Shelby Paulsen is the director of The Rising Sun Clubhouse.
Spousal or partner support within a relationship regarding any matter is important, but what about when it comes to mental health? How involved can a partner be with their significant other’s mental health and wellness? How much of a difference can a supportive and loving partner make within their partner’s mental health? I got married this month, which is part of the reason why these questions are worth asking right now.
Anxiety in a typical adult’s life can be easily handled when a person has the ability to realize the problem that is causing the anxiety and takes steps to approach and manage the situation in a healthy way. Anxiety is a natural reaction to something that causes alarm to the body and mind.
In a world that is fast-paced, technology-driven and prone to illness, it might seem unreal to believe there could be one simple, cost-effective prescription to help curb mental illness: exercise.
Although it may be easy to understand when your child needs food, water, shelter or clothes, it is not always as obvious to know when your child needs specific care for their mental health.
Last month, I wrote about my personal experience with depression. Throughout my life I have had many ups and downs. However, it was the “downs” that left the greatest amount of impact on my life.
In my studies of psychology over the years, I have found that personal experience trumps all textbooks, classes and lectures within the mental health field. You can have gobs of knowledge about a topic, but until you actually experience a problem with your own mental health, it is nearly impossible to fully understand the depths of mental illness.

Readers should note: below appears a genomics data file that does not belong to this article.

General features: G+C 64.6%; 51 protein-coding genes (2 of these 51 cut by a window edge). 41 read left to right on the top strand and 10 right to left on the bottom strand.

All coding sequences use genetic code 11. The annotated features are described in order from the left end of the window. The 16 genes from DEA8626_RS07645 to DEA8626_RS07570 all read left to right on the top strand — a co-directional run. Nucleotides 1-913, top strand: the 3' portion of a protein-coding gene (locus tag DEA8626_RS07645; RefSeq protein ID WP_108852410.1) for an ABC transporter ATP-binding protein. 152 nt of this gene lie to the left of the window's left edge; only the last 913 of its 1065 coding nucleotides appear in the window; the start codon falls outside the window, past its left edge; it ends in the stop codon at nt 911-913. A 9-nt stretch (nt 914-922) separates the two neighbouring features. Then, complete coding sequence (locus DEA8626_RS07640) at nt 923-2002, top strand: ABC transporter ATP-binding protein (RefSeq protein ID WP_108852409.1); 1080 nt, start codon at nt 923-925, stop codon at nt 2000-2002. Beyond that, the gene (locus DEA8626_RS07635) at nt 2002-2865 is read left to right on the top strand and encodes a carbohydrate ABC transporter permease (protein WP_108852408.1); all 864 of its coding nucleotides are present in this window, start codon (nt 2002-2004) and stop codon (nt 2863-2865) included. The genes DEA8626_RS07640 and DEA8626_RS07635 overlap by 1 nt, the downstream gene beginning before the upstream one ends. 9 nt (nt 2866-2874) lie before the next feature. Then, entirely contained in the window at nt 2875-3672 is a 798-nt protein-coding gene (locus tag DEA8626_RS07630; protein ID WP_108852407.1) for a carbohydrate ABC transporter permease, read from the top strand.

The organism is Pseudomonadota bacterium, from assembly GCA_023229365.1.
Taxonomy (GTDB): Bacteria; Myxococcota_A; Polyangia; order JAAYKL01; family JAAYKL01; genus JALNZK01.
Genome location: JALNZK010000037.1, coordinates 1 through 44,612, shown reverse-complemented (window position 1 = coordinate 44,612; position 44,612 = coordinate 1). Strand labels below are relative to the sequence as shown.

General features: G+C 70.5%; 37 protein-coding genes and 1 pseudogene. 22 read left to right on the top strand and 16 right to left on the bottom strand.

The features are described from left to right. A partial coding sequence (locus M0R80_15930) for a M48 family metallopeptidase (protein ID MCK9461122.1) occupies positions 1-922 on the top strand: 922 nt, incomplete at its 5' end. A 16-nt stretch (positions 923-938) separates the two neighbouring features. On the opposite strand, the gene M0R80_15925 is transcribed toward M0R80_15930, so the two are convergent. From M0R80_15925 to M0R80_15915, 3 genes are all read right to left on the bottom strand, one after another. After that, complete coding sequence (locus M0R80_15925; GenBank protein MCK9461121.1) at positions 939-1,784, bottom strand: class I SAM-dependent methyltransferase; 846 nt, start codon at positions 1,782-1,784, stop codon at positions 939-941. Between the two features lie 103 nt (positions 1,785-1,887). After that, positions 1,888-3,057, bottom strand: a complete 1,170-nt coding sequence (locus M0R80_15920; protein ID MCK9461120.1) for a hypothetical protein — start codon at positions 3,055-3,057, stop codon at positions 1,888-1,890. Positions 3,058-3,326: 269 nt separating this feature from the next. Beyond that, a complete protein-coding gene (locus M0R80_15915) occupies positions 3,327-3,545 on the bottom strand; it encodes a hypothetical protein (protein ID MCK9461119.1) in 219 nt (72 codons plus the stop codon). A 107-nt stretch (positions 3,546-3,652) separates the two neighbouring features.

Hand in hand, they often walk together. Side by side, they will take their toll on many lives in this day and age. An enemy to many, substance abuse frequents those with mental illness, and it is rarely a positive relationship.
“Tis the season to be jolly” is a true statement for some. For others however, this is the time of seasonal affective disorder, otherwise known as SAD.
“Here I am, alone again.”
When I hear the word “suicide” I begin to cringe. That word alone sends a deep pang to the pit of my stomach. I grimace at the sound of it coming from a person’s mouth.